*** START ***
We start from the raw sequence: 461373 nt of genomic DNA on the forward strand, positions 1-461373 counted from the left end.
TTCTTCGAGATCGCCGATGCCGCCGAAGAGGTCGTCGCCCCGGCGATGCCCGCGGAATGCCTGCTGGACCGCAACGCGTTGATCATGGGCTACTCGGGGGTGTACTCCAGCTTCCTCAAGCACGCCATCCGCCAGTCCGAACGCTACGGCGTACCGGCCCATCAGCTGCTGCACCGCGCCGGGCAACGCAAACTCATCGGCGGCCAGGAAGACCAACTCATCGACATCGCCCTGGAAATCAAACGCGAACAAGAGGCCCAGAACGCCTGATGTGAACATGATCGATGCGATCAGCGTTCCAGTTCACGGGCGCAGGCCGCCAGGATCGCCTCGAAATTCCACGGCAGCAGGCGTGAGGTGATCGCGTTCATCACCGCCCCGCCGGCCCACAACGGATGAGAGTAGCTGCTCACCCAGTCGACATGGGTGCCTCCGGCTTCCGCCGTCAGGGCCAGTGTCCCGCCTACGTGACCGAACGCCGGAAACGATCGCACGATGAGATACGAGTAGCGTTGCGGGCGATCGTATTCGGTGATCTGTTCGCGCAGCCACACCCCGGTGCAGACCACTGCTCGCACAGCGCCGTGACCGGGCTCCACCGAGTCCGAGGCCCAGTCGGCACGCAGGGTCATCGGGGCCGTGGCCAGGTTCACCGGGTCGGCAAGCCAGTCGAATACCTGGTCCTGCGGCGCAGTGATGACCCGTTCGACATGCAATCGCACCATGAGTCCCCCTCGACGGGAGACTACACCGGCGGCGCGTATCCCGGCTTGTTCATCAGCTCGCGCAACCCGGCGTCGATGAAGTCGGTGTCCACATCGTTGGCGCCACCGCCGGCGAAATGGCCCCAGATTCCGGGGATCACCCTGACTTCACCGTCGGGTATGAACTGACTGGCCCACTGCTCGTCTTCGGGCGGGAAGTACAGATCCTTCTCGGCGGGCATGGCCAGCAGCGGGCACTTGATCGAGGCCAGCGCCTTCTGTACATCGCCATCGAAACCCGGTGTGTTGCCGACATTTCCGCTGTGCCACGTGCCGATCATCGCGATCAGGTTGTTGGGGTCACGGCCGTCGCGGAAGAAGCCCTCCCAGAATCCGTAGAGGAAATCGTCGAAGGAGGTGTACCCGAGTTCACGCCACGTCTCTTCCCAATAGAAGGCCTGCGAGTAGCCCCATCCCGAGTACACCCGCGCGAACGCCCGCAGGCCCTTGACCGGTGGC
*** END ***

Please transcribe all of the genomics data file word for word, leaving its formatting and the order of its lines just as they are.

We start from the raw sequence: 461373 nt of genomic DNA on the forward strand, positions 1-461373 counted from the left end.
TTCTTCGAGATCGCCGATGCCGCCGAAGAGGTCGTCGCCCCGGCGATGCCCGCGGAATGCCTGCTGGACCGCAACGCGTTGATCATGGGCTACTCGGGGGTGTACTCCAGCTTCCTCAAGCACGCCATCCGCCAGTCCGAACGCTACGGCGTACCGGCCCATCAGCTGCTGCACCGCGCCGGGCAACGCAAACTCATCGGCGGCCAGGAAGACCAACTCATCGACATCGCCCTGGAAATCAAACGCGAACAAGAGGCCCAGAACGCCTGATGTGAACATGATCGATGCGATCAGCGTTCCAGTTCACGGGCGCAGGCCGCCAGGATCGCCTCGAAATTCCACGGCAGCAGGCGTGAGGTGATCGCGTTCATCACCGCCCCGCCGGCCCACAACGGATGAGAGTAGCTGCTCACCCAGTCGACATGGGTGCCTCCGGCTTCCGCCGTCAGGGCCAGTGTCCCGCCTACGTGACCGAACGCCGGAAACGATCGCACGATGAGATACGAGTAGCGTTGCGGGCGATCGTATTCGGTGATCTGTTCGCGCAGCCACACCCCGGTGCAGACCACTGCTCGCACAGCGCCGTGACCGGGCTCCACCGAGTCCGAGGCCCAGTCGGCACGCAGGGTCATCGGGGCCGTGGCCAGGTTCACCGGGTCGGCAAGCCAGTCGAATACCTGGTCCTGCGGCGCAGTGATGACCCGTTCGACATGCAATCGCACCATGAGTCCCCCTCGACGGGAGACTACACCGGCGGCGCGTATCCCGGCTTGTTCATCAGCTCGCGCAACCCGGCGTCGATGAAGTCGGTGTCCACATCGTTGGCGCCACCGCCGGCGAAATGGCCCCAGATTCCGGGGATCACCCTGACTTCACCGTCGGGTATGAACTGACTGGCCCACTGCTCGTCTTCGGGCGGGAAGTACAGATCCTTCTCGGCGGGCATGGCCAGCAGCGGGCACTTGATCGAGGCCAGCGCCTTCTGTACATCGCCATCGAAACCCGGTGTGTTGCCGACATTTCCGCTGTGCCACGTGCCGATCATCGCGATCAGGTTGTTGGGGTCACGGCCGTCGCGGAAGAAGCCCTCCCAGAATCCGTAGAGGAAATCGTCGAAGGAGGTGTACCCGAGTTCACGCCACGTCTCTTCCCAATAGAAGGCCTGCGAGTAGCCCCATCCCGAGTACACCCGCGCGAACGCCCGCAGGCCCTTGACCGGTGGC